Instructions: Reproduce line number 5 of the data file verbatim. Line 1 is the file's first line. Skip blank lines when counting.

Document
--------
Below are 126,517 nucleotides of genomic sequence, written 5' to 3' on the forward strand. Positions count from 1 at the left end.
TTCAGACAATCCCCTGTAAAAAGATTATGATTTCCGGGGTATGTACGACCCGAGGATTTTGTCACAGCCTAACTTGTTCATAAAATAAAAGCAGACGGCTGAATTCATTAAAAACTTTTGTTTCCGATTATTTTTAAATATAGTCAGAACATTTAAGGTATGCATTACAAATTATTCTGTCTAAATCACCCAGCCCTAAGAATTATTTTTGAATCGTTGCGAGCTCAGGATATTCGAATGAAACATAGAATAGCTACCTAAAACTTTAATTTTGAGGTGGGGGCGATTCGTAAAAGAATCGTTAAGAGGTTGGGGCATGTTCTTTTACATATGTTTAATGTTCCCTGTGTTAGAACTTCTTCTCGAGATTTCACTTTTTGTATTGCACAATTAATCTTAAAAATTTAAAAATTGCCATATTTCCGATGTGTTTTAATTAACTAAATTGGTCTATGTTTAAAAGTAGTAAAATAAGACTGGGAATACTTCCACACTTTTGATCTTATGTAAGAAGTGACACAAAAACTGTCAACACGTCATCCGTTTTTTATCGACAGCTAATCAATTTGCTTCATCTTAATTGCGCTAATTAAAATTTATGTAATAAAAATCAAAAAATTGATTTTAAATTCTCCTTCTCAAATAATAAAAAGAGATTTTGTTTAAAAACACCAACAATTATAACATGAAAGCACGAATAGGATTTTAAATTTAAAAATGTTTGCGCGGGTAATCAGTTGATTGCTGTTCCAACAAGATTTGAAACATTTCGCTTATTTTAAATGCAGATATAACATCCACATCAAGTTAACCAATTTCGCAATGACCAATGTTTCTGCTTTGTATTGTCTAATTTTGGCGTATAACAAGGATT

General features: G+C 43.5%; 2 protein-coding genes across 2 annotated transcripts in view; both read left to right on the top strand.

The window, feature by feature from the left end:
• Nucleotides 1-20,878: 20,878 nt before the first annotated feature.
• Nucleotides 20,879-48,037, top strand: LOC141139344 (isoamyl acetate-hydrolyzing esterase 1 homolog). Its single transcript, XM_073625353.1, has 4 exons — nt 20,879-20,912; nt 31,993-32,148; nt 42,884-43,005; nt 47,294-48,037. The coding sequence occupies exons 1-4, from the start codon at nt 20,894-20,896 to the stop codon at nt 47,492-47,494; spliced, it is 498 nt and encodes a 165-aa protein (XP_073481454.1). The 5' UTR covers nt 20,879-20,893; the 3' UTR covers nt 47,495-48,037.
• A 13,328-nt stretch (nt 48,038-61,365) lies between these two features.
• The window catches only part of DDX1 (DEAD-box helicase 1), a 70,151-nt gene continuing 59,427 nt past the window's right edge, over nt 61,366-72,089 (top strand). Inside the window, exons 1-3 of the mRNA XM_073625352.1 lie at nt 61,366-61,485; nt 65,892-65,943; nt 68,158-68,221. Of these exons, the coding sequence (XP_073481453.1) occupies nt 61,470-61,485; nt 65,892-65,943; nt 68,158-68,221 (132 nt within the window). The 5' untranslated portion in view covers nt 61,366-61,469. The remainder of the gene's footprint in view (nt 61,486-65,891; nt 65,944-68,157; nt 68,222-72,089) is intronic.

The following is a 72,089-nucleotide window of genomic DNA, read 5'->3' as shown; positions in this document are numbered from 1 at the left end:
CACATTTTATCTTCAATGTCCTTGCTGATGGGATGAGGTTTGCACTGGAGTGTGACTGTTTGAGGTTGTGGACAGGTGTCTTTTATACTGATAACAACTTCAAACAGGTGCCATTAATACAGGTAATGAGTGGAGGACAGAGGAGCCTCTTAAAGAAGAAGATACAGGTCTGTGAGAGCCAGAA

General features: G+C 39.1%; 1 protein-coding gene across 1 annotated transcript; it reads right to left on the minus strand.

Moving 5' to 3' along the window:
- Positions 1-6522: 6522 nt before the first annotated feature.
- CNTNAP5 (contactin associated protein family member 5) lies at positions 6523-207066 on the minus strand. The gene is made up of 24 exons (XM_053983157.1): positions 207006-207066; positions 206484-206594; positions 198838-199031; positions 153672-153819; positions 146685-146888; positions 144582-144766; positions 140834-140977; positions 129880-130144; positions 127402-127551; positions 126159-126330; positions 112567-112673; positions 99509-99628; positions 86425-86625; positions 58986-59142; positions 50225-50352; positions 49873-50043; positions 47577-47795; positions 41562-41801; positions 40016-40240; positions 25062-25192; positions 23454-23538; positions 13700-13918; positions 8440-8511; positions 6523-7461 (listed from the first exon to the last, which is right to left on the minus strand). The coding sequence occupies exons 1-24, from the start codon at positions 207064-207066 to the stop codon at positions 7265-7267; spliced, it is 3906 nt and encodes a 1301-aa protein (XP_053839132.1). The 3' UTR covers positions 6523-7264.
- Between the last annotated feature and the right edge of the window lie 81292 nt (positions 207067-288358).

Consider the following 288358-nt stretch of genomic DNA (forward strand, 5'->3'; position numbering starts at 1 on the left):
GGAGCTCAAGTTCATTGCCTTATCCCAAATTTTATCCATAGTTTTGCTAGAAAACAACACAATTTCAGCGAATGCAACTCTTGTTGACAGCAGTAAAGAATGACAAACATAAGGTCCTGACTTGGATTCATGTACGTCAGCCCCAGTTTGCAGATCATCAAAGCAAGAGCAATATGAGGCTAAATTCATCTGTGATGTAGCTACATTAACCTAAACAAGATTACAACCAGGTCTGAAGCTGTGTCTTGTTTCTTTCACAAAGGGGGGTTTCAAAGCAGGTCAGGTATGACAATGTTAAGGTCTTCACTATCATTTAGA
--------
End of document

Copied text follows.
• Nucleotides 1-20,878: 20,878 nt before the first annotated feature.